A Grenville Phillips Column – Find Redemption Like Scrooge
Sometime during the Christmas season, I normally find myself watching a movie of Charles Dickens’ ‘A Christmas Carol’. The story describes the reactions the selfish Ebenezer Scrooge to visits by ghosts of Christmas’ past, present and future on Christmas Eve. However, his redemption only happens after he sees the impact of his selfish actions on others in his likely future.
This Christmas, each of us need to see whether our planned actions will harm or benefit our fellow citizens. For the first time since our independence, we can accurately predict the type of Christmas that most of our fellow Barbadians will have next year if we do not change. That is a future with the IMF dictating our economy. So let us get to know our planned new masters.
Before the World Wars of the last century, if a country could not repay its debts, the lender could invade the country and plunder its wealth in order to recover the debt and the cost of the invasion. After World War 2, the principal lending nations decided to establish a bank of last resort from which indebted nations could borrow in order to repay international creditors.
As a condition of the IMF’s loan, indebted nations first had to agree to inflict severe austerity measures upon the population. One reason is to punish citizens for electing politicians who would take out unaffordable loans in their names.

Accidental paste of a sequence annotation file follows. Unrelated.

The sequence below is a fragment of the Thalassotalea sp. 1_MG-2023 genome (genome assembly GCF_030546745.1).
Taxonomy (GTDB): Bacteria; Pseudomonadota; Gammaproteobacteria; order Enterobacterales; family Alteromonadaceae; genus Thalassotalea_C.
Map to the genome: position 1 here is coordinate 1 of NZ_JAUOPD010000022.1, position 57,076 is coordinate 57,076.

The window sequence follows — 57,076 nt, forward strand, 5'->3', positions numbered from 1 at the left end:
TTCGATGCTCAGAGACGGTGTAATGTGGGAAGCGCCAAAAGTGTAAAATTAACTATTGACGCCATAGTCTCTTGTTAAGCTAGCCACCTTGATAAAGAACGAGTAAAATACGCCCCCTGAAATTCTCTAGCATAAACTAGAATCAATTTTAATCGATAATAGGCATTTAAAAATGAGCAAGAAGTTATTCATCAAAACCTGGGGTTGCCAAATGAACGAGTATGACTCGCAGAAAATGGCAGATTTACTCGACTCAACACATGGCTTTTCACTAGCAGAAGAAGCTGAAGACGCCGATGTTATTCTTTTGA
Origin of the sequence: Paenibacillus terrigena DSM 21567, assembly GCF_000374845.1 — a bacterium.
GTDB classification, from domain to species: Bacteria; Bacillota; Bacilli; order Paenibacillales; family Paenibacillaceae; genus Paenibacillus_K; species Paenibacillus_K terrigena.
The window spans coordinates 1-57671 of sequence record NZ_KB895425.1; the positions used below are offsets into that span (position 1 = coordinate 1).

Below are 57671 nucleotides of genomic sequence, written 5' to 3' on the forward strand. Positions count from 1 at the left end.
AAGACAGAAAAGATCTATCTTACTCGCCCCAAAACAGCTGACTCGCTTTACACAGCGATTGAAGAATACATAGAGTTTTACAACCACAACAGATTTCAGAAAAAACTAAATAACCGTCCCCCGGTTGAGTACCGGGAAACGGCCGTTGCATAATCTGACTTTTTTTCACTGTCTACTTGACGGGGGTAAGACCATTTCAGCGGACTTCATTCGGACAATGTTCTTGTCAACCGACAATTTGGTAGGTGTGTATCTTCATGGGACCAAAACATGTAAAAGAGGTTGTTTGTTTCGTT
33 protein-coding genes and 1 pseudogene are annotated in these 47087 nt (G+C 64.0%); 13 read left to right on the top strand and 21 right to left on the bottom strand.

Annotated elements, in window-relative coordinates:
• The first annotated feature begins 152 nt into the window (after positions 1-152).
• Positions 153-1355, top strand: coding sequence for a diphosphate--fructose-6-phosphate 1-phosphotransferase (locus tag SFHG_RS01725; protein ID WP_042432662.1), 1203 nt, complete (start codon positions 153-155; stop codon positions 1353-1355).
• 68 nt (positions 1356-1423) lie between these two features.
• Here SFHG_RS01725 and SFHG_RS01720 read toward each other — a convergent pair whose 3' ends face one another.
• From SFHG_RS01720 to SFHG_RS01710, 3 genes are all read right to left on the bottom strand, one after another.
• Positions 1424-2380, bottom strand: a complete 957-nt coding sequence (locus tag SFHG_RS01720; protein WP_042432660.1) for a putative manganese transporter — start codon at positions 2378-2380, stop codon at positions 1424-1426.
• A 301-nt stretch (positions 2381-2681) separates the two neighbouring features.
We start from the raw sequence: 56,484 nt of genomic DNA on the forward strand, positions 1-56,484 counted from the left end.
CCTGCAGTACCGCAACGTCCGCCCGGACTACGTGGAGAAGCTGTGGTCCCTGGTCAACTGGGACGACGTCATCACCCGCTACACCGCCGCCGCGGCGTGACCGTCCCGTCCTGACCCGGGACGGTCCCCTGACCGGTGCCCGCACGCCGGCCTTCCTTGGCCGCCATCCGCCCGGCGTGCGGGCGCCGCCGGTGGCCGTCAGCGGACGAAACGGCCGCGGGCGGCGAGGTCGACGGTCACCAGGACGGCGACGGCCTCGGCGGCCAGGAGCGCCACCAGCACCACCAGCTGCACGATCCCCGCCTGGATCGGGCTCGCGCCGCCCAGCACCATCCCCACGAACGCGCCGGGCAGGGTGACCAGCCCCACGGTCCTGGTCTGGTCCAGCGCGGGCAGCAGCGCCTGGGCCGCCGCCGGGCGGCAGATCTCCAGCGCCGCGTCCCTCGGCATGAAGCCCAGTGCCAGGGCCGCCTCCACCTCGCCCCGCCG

A former Prime Minister asked the now famous question “How did we get back here?” We got back here because the last punishment was not memorable enough. The most memorable IMF austerity measures are reserved for those countries who have run out of all good options, like us. Guyana is another country that had run out of all good options, and their experience with the IMF is instructive.
Within one year of being surrendered to the IMF, Guyana had fallen from being one of the richest Caribbean countries to one of the poorest. Guyana’s politicians became overseers who oversaw: a 70% devaluation of the dollar, doubling of income tax rates, a lack of supplies and maintenance parts, reduced social services, mass emigration of professionals, and 75% of the population in poverty.
Our Christmas next year may be similar because our dollar will likely devalue. The obvious result is that everyone with a mortgage who is not earning foreign currency will likely lose their homes, our infrastructure will not be properly maintained, and the cost of imported products will be unaffordable for most.
Like Scrooge, we can ask “Are these the shadows of the things that will be, or are they shadows of things that may be?” We can also learn from Scrooge’s insight that if you do not change your behaviour, then your future is predictable. However, you can change an undesirable future by changing your behaviour now.
If you thought that your only option was to vote for severe austerity for your fellow Barbadians, then be assured that you can vote for Solutions instead. Austerity can be avoided by: reducing taxes, depoliticising the public services, rooting out corruption, and properly managing public services.
All Barbadians can finally experience: a fair economy where everyone can participate based on merit and not whom they know; good quality public services delivered in a timely manner; and significantly more income left after paying their normal monthly expenses. If you truly want to give all Barbadians that bright future next Christmas, then vote to give them Solutions, and not austerity.